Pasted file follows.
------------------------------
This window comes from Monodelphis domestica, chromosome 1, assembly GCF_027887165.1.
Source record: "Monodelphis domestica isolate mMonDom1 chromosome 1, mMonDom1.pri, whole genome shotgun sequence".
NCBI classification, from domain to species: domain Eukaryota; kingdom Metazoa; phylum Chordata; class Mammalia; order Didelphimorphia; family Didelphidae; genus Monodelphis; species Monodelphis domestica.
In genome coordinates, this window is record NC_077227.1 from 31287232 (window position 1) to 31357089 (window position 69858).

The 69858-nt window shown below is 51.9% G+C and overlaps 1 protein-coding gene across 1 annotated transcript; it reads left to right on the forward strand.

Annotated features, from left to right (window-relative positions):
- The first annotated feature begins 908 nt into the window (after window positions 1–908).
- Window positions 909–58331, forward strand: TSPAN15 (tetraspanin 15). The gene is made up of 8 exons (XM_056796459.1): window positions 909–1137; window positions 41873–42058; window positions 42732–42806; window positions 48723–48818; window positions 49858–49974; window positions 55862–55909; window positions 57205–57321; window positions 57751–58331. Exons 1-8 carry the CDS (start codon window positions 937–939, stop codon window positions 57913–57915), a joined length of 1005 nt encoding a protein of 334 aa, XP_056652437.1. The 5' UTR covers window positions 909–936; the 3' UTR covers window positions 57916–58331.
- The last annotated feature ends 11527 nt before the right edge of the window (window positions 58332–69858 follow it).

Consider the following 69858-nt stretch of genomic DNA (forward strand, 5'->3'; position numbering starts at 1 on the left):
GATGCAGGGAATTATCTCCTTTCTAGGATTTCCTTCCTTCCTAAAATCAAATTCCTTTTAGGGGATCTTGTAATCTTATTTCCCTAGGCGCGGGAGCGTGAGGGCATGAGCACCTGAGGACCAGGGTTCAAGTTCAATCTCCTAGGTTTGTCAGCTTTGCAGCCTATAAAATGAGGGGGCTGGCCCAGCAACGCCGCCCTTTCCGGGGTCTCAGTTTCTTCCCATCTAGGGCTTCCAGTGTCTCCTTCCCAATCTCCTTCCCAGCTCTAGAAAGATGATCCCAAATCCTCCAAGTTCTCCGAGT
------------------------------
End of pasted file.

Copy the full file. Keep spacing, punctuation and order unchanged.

This window comes from Monodelphis domestica, chromosome 1, assembly GCF_027887165.1.
Source record: "Monodelphis domestica isolate mMonDom1 chromosome 1, mMonDom1.pri, whole genome shotgun sequence".
NCBI classification, from domain to species: domain Eukaryota; kingdom Metazoa; phylum Chordata; class Mammalia; order Didelphimorphia; family Didelphidae; genus Monodelphis; species Monodelphis domestica.
In genome coordinates, this window is record NC_077227.1 from 31287232 (window position 1) to 31357089 (window position 69858).

The 69858-nt window shown below is 51.9% G+C and overlaps 1 protein-coding gene across 1 annotated transcript; it reads left to right on the forward strand.

Annotated features, from left to right (window-relative positions):
- The first annotated feature begins 908 nt into the window (after window positions 1–908).
- Window positions 909–58331, forward strand: TSPAN15 (tetraspanin 15). The gene is made up of 8 exons (XM_056796459.1): window positions 909–1137; window positions 41873–42058; window positions 42732–42806; window positions 48723–48818; window positions 49858–49974; window positions 55862–55909; window positions 57205–57321; window positions 57751–58331. Exons 1-8 carry the CDS (start codon window positions 937–939, stop codon window positions 57913–57915), a joined length of 1005 nt encoding a protein of 334 aa, XP_056652437.1. The 5' UTR covers window positions 909–936; the 3' UTR covers window positions 57916–58331.
- The last annotated feature ends 11527 nt before the right edge of the window (window positions 58332–69858 follow it).

Consider the following 69858-nt stretch of genomic DNA (forward strand, 5'->3'; position numbering starts at 1 on the left):
GATGCAGGGAATTATCTCCTTTCTAGGATTTCCTTCCTTCCTAAAATCAAATTCCTTTTAGGGGATCTTGTAATCTTATTTCCCTAGGCGCGGGAGCGTGAGGGCATGAGCACCTGAGGACCAGGGTTCAAGTTCAATCTCCTAGGTTTGTCAGCTTTGCAGCCTATAAAATGAGGGGGCTGGCCCAGCAACGCCGCCCTTTCCGGGGTCTCAGTTTCTTCCCATCTAGGGCTTCCAGTGTCTCCTTCCCAATCTCCTTCCCAGCTCTAGAAAGATGATCCCAAATCCTCCAAGTTCTCCGAGT